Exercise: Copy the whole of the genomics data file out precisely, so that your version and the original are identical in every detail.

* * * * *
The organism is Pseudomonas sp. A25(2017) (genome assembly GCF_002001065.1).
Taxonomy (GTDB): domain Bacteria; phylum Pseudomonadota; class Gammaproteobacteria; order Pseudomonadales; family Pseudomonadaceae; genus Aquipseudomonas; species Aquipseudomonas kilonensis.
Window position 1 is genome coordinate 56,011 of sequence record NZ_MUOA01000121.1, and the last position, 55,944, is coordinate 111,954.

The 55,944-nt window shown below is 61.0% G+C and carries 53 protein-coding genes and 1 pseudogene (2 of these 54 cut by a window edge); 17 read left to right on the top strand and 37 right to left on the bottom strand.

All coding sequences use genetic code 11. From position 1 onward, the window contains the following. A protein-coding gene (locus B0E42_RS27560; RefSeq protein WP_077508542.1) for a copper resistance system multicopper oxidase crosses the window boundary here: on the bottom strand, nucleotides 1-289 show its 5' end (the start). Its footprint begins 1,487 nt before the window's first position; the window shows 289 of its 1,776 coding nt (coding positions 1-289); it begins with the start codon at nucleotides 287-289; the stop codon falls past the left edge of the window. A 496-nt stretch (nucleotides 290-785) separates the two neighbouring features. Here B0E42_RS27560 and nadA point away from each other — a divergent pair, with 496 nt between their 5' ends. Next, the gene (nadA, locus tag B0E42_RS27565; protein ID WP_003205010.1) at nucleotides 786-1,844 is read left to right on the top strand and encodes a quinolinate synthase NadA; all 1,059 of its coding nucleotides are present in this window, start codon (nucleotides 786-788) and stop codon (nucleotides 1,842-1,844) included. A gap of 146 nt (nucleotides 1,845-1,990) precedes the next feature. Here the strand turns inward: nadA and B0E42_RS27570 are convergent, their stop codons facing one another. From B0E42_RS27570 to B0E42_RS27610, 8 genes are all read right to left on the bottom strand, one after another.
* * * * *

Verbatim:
The organism is Pseudomonas sp. A25(2017) (genome assembly GCF_002001065.1).
Taxonomy (GTDB): domain Bacteria; phylum Pseudomonadota; class Gammaproteobacteria; order Pseudomonadales; family Pseudomonadaceae; genus Aquipseudomonas; species Aquipseudomonas kilonensis.
Window position 1 is genome coordinate 56,011 of sequence record NZ_MUOA01000121.1, and the last position, 55,944, is coordinate 111,954.

The 55,944-nt window shown below is 61.0% G+C and carries 53 protein-coding genes and 1 pseudogene (2 of these 54 cut by a window edge); 17 read left to right on the top strand and 37 right to left on the bottom strand.

All coding sequences use genetic code 11. From position 1 onward, the window contains the following. A protein-coding gene (locus B0E42_RS27560; RefSeq protein WP_077508542.1) for a copper resistance system multicopper oxidase crosses the window boundary here: on the bottom strand, nucleotides 1-289 show its 5' end (the start). Its footprint begins 1,487 nt before the window's first position; the window shows 289 of its 1,776 coding nt (coding positions 1-289); it begins with the start codon at nucleotides 287-289; the stop codon falls past the left edge of the window. A 496-nt stretch (nucleotides 290-785) separates the two neighbouring features. Here B0E42_RS27560 and nadA point away from each other — a divergent pair, with 496 nt between their 5' ends. Next, the gene (nadA, locus tag B0E42_RS27565; protein ID WP_003205010.1) at nucleotides 786-1,844 is read left to right on the top strand and encodes a quinolinate synthase NadA; all 1,059 of its coding nucleotides are present in this window, start codon (nucleotides 786-788) and stop codon (nucleotides 1,842-1,844) included. A gap of 146 nt (nucleotides 1,845-1,990) precedes the next feature. Here the strand turns inward: nadA and B0E42_RS27570 are convergent, their stop codons facing one another. From B0E42_RS27570 to B0E42_RS27610, 8 genes are all read right to left on the bottom strand, one after another.